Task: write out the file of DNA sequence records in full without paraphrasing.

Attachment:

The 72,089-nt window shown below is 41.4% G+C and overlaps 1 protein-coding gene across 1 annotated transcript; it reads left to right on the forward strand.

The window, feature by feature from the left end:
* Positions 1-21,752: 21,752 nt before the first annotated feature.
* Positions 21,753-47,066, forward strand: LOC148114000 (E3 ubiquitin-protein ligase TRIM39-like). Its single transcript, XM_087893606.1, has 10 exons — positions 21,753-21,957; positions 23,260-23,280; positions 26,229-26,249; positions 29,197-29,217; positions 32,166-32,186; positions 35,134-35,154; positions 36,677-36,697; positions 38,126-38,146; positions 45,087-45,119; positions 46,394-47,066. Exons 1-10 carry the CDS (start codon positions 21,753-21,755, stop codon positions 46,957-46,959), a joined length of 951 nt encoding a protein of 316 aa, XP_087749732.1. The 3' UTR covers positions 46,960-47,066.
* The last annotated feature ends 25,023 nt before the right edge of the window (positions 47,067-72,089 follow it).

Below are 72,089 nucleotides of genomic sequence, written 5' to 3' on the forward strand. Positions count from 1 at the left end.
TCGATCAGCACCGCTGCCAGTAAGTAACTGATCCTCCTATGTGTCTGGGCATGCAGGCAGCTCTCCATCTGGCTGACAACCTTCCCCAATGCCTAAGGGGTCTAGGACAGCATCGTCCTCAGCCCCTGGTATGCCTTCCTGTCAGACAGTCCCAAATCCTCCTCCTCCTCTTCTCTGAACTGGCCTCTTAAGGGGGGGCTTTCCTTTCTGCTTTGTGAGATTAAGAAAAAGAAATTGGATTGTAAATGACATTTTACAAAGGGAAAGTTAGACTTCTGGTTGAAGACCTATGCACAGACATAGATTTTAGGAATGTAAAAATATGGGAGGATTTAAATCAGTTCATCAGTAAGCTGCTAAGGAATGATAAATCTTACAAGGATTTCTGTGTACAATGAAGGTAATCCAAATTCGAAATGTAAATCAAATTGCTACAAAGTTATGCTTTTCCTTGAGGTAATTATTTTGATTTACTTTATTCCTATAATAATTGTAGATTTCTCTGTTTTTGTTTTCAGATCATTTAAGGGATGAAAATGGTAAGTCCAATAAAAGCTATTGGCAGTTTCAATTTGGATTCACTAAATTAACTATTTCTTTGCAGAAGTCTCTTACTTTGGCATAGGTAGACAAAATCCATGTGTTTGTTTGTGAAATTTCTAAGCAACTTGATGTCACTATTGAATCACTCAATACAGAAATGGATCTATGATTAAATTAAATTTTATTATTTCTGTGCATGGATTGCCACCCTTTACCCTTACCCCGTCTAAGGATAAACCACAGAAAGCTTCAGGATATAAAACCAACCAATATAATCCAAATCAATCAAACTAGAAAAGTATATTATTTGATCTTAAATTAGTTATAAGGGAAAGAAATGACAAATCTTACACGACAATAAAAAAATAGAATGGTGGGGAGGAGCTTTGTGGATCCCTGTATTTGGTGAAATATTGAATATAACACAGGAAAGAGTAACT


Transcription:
The 72,089-nt window shown below is 41.4% G+C and overlaps 1 protein-coding gene across 1 annotated transcript; it reads left to right on the forward strand.

The window, feature by feature from the left end:
* Positions 1-21,752: 21,752 nt before the first annotated feature.
* Positions 21,753-47,066, forward strand: LOC148114000 (E3 ubiquitin-protein ligase TRIM39-like). Its single transcript, XM_087893606.1, has 10 exons — positions 21,753-21,957; positions 23,260-23,280; positions 26,229-26,249; positions 29,197-29,217; positions 32,166-32,186; positions 35,134-35,154; positions 36,677-36,697; positions 38,126-38,146; positions 45,087-45,119; positions 46,394-47,066. Exons 1-10 carry the CDS (start codon positions 21,753-21,755, stop codon positions 46,957-46,959), a joined length of 951 nt encoding a protein of 316 aa, XP_087749732.1. The 3' UTR covers positions 46,960-47,066.
* The last annotated feature ends 25,023 nt before the right edge of the window (positions 47,067-72,089 follow it).

Below are 72,089 nucleotides of genomic sequence, written 5' to 3' on the forward strand. Positions count from 1 at the left end.
TCGATCAGCACCGCTGCCAGTAAGTAACTGATCCTCCTATGTGTCTGGGCATGCAGGCAGCTCTCCATCTGGCTGACAACCTTCCCCAATGCCTAAGGGGTCTAGGACAGCATCGTCCTCAGCCCCTGGTATGCCTTCCTGTCAGACAGTCCCAAATCCTCCTCCTCCTCTTCTCTGAACTGGCCTCTTAAGGGGGGGCTTTCCTTTCTGCTTTGTGAGATTAAGAAAAAGAAATTGGATTGTAAATGACATTTTACAAAGGGAAAGTTAGACTTCTGGTTGAAGACCTATGCACAGACATAGATTTTAGGAATGTAAAAATATGGGAGGATTTAAATCAGTTCATCAGTAAGCTGCTAAGGAATGATAAATCTTACAAGGATTTCTGTGTACAATGAAGGTAATCCAAATTCGAAATGTAAATCAAATTGCTACAAAGTTATGCTTTTCCTTGAGGTAATTATTTTGATTTACTTTATTCCTATAATAATTGTAGATTTCTCTGTTTTTGTTTTCAGATCATTTAAGGGATGAAAATGGTAAGTCCAATAAAAGCTATTGGCAGTTTCAATTTGGATTCACTAAATTAACTATTTCTTTGCAGAAGTCTCTTACTTTGGCATAGGTAGACAAAATCCATGTGTTTGTTTGTGAAATTTCTAAGCAACTTGATGTCACTATTGAATCACTCAATACAGAAATGGATCTATGATTAAATTAAATTTTATTATTTCTGTGCATGGATTGCCACCCTTTACCCTTACCCCGTCTAAGGATAAACCACAGAAAGCTTCAGGATATAAAACCAACCAATATAATCCAAATCAATCAAACTAGAAAAGTATATTATTTGATCTTAAATTAGTTATAAGGGAAAGAAATGACAAATCTTACACGACAATAAAAAAATAGAATGGTGGGGAGGAGCTTTGTGGATCCCTGTATTTGGTGAAATATTGAATATAACACAGGAAAGAGTAACT